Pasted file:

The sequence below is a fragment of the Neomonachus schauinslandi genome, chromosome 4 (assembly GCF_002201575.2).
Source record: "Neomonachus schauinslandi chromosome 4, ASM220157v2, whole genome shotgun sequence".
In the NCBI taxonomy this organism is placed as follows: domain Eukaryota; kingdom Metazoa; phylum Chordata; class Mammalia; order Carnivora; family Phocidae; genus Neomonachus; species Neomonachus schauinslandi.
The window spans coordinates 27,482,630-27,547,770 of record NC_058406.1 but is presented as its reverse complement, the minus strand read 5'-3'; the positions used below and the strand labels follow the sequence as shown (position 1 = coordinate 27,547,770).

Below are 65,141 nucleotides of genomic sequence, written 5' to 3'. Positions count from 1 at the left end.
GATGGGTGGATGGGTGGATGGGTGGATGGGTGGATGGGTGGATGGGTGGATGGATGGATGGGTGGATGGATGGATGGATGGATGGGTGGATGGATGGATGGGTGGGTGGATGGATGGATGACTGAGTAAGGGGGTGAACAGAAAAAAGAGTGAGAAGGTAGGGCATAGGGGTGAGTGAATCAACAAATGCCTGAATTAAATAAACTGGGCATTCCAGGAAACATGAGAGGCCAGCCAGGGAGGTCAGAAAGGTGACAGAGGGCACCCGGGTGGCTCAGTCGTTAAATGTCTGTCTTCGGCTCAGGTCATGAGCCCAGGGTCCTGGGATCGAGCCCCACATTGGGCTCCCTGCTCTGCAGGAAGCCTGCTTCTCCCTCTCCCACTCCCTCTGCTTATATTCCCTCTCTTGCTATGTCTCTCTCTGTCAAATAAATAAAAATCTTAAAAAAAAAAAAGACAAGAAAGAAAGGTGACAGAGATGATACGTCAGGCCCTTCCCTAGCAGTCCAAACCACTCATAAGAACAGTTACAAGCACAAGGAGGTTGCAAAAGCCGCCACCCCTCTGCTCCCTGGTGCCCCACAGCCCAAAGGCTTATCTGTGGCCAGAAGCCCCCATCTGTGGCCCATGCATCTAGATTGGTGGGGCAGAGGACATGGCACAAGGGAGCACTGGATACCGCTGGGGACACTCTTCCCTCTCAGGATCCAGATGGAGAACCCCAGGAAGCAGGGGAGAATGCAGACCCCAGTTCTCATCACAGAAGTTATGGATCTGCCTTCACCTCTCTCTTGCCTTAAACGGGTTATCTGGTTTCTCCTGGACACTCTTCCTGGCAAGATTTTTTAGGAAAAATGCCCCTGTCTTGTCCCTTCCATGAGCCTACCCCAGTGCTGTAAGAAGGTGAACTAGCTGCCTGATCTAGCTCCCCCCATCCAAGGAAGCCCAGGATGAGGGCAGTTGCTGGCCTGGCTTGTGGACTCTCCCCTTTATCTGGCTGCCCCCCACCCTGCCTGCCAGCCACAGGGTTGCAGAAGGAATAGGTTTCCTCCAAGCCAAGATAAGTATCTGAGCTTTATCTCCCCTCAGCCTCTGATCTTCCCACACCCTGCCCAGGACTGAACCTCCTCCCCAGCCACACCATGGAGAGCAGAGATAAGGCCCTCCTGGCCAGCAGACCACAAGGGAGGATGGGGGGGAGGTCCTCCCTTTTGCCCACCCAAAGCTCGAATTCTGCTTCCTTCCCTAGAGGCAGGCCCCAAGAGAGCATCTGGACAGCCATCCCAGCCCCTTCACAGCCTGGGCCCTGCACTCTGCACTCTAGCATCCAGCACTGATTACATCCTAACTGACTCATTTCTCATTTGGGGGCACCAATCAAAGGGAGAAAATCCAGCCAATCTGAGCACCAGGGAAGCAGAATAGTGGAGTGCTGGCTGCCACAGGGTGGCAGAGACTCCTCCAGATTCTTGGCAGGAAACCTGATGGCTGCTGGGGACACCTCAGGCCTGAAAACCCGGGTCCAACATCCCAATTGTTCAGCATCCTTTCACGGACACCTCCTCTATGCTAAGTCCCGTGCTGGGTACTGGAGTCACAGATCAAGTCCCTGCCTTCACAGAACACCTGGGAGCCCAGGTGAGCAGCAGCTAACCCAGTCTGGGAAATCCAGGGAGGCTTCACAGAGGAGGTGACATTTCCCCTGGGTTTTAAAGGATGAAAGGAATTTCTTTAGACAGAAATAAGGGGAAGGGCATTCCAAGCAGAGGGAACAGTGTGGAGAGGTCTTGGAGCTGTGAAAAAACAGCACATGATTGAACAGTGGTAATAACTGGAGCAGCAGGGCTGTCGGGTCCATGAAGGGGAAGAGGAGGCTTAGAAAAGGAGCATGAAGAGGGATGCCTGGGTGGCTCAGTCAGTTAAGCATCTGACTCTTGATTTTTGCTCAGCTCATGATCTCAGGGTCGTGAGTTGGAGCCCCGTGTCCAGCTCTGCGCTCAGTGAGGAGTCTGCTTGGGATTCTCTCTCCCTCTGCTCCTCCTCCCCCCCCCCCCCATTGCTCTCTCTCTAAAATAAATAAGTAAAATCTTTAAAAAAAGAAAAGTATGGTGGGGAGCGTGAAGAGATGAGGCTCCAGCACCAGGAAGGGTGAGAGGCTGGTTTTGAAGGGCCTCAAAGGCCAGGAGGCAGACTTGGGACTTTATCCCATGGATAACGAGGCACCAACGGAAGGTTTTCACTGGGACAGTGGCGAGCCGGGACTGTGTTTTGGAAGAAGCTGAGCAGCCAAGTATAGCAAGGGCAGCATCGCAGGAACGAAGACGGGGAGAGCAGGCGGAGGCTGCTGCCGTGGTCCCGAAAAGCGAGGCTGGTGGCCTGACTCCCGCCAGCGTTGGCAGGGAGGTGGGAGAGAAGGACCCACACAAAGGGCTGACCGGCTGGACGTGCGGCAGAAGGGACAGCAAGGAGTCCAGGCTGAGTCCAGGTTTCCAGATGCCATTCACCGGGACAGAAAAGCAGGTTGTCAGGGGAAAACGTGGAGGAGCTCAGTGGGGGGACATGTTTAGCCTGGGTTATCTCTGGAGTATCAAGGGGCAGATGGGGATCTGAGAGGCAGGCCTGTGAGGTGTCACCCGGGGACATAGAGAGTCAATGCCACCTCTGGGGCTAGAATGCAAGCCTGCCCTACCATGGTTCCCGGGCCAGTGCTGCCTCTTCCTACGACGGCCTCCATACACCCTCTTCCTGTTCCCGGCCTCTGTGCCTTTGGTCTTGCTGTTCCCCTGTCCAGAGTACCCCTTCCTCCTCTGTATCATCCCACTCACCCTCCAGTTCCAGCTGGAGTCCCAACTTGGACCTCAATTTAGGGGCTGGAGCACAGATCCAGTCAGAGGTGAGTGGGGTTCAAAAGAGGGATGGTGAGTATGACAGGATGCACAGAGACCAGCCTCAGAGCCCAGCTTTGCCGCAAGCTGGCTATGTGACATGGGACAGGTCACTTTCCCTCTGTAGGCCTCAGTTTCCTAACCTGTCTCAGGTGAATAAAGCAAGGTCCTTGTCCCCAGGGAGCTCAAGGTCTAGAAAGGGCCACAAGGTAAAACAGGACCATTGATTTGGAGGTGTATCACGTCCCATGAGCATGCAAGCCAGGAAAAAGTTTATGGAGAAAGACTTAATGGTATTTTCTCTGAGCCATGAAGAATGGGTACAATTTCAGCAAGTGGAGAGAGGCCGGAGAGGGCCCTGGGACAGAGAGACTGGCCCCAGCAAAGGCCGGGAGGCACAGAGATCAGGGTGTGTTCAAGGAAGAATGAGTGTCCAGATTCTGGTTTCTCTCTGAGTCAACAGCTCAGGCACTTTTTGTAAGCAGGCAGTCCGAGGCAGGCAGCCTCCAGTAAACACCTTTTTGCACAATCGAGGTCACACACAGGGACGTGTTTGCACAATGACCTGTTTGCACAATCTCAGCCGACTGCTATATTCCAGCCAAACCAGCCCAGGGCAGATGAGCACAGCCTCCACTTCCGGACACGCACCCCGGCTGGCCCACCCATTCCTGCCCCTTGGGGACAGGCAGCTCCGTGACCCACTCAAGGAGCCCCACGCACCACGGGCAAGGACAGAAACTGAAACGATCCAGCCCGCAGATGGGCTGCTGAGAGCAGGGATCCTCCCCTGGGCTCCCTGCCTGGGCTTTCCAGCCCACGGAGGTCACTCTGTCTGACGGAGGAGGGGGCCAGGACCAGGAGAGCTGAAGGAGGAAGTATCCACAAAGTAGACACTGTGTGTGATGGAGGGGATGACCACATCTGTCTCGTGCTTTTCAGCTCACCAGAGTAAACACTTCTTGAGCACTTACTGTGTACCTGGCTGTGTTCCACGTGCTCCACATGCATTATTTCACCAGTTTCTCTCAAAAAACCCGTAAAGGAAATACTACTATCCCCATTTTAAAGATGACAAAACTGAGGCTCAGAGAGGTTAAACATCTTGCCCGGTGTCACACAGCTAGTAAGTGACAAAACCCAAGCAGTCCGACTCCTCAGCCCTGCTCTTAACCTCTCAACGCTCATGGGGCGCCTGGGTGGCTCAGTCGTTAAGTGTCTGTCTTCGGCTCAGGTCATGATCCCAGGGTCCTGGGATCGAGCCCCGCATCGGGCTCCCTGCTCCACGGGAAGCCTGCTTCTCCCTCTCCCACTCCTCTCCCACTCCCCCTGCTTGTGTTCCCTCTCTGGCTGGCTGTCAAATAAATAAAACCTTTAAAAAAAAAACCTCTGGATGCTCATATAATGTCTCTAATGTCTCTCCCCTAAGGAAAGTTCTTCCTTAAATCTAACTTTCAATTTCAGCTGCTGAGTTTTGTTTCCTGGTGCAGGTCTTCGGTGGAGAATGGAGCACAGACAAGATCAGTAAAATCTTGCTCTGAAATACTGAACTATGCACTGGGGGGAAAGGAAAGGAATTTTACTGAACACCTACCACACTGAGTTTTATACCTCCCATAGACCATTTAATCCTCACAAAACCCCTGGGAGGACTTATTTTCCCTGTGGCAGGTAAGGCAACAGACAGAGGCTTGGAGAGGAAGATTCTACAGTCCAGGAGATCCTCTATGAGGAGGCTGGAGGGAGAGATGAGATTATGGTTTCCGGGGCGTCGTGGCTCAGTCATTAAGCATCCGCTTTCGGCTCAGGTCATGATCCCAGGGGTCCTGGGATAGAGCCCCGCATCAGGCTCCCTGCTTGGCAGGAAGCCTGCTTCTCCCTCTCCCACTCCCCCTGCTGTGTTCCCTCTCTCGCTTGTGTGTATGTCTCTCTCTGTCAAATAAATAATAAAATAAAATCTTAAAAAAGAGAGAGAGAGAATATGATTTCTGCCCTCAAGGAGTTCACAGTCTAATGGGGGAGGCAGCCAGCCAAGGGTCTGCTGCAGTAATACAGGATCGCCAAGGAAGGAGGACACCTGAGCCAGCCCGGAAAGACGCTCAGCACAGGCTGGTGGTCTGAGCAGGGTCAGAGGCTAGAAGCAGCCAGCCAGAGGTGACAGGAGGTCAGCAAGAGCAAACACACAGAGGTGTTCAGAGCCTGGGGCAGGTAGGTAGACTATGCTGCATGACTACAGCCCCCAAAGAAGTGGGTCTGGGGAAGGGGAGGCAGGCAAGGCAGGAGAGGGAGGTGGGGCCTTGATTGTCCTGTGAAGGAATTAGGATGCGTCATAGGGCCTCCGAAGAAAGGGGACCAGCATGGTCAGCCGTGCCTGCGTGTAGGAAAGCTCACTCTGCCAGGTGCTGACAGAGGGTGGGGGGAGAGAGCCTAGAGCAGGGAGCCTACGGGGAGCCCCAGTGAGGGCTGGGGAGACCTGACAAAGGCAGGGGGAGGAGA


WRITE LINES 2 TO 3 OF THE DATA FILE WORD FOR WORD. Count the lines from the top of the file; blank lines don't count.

Source record: "Neomonachus schauinslandi chromosome 4, ASM220157v2, whole genome shotgun sequence".
In the NCBI taxonomy this organism is placed as follows: domain Eukaryota; kingdom Metazoa; phylum Chordata; class Mammalia; order Carnivora; family Phocidae; genus Neomonachus; species Neomonachus schauinslandi.